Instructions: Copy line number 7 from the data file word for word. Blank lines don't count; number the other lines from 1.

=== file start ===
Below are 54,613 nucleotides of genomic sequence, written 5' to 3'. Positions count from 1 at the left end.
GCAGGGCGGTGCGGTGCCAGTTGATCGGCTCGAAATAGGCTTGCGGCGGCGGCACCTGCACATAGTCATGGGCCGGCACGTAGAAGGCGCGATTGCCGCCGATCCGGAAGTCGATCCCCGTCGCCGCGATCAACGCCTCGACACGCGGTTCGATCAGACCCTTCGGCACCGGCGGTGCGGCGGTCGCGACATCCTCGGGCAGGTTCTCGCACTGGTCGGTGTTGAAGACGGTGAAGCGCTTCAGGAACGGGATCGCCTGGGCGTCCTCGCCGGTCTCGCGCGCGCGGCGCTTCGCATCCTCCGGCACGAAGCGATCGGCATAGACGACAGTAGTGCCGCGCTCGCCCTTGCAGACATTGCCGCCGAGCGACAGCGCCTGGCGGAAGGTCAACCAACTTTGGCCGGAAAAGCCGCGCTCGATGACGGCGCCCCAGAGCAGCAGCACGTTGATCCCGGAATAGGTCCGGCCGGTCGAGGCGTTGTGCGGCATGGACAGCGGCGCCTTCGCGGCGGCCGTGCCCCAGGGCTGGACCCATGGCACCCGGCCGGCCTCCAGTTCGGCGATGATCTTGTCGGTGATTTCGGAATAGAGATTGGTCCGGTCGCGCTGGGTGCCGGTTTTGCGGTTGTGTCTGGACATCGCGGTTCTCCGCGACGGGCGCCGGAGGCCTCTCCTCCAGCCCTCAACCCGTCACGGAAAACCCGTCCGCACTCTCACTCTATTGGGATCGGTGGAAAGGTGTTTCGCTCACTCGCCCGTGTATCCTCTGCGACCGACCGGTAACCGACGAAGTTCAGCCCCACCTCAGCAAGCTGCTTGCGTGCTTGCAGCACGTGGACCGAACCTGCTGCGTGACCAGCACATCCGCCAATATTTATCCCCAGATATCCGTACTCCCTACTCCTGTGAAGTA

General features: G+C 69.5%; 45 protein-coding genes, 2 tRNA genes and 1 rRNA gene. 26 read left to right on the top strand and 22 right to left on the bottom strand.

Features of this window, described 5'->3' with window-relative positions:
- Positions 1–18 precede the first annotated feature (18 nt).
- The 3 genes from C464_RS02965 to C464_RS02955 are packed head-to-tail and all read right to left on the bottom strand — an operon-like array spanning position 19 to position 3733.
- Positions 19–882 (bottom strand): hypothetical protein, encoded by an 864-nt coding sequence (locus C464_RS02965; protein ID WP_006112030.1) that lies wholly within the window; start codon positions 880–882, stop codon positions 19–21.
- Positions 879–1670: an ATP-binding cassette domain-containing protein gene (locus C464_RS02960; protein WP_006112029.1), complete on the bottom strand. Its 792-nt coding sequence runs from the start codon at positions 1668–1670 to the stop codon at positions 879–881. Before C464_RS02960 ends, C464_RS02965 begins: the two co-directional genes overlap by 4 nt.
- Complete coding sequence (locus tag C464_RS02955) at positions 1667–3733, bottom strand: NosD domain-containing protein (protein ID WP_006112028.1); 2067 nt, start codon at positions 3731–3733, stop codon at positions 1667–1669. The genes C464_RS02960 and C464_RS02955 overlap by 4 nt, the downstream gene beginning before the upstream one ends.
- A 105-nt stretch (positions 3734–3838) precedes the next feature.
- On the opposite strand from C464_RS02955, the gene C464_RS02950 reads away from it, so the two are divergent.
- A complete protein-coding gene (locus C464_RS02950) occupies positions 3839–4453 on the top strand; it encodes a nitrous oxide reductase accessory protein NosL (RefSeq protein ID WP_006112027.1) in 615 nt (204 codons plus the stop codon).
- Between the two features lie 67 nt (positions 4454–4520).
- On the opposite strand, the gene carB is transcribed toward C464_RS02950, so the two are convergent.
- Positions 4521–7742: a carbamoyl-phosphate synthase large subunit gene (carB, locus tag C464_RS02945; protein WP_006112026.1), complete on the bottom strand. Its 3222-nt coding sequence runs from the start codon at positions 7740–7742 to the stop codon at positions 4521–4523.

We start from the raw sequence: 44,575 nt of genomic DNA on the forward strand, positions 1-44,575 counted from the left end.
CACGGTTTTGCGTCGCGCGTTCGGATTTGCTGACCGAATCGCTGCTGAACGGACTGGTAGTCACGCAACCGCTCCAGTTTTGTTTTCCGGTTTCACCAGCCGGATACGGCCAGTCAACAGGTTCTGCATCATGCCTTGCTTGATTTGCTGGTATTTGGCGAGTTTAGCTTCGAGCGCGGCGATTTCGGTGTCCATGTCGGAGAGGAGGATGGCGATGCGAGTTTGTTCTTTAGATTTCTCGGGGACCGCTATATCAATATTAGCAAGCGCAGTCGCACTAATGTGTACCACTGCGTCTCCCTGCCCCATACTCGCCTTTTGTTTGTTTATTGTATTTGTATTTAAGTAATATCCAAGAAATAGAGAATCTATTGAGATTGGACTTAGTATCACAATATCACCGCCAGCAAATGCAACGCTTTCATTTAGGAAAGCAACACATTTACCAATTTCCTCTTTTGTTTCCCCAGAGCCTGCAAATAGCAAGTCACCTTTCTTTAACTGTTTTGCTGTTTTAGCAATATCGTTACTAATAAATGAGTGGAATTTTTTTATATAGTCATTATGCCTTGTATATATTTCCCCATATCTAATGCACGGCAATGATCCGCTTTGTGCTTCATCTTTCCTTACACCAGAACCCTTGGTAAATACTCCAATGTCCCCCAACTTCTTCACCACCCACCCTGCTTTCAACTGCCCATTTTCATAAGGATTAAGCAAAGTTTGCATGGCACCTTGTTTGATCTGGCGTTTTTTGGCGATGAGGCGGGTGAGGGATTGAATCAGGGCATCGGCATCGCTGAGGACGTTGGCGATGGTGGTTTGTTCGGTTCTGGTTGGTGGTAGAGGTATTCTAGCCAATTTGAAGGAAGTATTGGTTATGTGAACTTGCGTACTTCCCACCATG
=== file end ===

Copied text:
- Positions 19–882 (bottom strand): hypothetical protein, encoded by an 864-nt coding sequence (locus C464_RS02965; protein ID WP_006112030.1) that lies wholly within the window; start codon positions 880–882, stop codon positions 19–21.